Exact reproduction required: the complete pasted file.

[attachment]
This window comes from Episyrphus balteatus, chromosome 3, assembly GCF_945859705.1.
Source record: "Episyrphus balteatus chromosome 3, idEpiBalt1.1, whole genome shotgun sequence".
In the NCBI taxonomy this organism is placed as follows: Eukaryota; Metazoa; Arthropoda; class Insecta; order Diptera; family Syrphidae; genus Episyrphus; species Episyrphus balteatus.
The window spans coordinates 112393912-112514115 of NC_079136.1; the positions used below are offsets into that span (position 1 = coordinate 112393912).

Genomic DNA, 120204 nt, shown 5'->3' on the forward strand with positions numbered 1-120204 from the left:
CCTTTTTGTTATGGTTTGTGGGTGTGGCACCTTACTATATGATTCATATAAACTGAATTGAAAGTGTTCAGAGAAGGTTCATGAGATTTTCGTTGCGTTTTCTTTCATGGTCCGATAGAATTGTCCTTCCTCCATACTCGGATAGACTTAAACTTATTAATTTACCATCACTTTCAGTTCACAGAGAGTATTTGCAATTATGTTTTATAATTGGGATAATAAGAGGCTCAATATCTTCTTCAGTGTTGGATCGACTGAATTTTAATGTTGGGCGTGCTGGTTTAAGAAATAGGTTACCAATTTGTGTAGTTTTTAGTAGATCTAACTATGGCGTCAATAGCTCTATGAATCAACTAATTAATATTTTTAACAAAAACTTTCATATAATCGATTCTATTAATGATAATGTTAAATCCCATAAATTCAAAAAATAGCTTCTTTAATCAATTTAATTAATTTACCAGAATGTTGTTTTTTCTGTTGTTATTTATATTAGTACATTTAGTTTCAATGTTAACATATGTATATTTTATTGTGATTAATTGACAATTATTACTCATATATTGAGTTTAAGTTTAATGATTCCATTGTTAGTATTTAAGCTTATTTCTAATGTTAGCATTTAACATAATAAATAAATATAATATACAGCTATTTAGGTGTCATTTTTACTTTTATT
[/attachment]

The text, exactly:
This window comes from Episyrphus balteatus, chromosome 3, assembly GCF_945859705.1.
Source record: "Episyrphus balteatus chromosome 3, idEpiBalt1.1, whole genome shotgun sequence".
In the NCBI taxonomy this organism is placed as follows: Eukaryota; Metazoa; Arthropoda; class Insecta; order Diptera; family Syrphidae; genus Episyrphus; species Episyrphus balteatus.
The window spans coordinates 112393912-112514115 of NC_079136.1; the positions used below are offsets into that span (position 1 = coordinate 112393912).

Genomic DNA, 120204 nt, shown 5'->3' on the forward strand with positions numbered 1-120204 from the left:
CCTTTTTGTTATGGTTTGTGGGTGTGGCACCTTACTATATGATTCATATAAACTGAATTGAAAGTGTTCAGAGAAGGTTCATGAGATTTTCGTTGCGTTTTCTTTCATGGTCCGATAGAATTGTCCTTCCTCCATACTCGGATAGACTTAAACTTATTAATTTACCATCACTTTCAGTTCACAGAGAGTATTTGCAATTATGTTTTATAATTGGGATAATAAGAGGCTCAATATCTTCTTCAGTGTTGGATCGACTGAATTTTAATGTTGGGCGTGCTGGTTTAAGAAATAGGTTACCAATTTGTGTAGTTTTTAGTAGATCTAACTATGGCGTCAATAGCTCTATGAATCAACTAATTAATATTTTTAACAAAAACTTTCATATAATCGATTCTATTAATGATAATGTTAAATCCCATAAATTCAAAAAATAGCTTCTTTAATCAATTTAATTAATTTACCAGAATGTTGTTTTTTCTGTTGTTATTTATATTAGTACATTTAGTTTCAATGTTAACATATGTATATTTTATTGTGATTAATTGACAATTATTACTCATATATTGAGTTTAAGTTTAATGATTCCATTGTTAGTATTTAAGCTTATTTCTAATGTTAGCATTTAACATAATAAATAAATATAATATACAGCTATTTAGGTGTCATTTTTACTTTTATT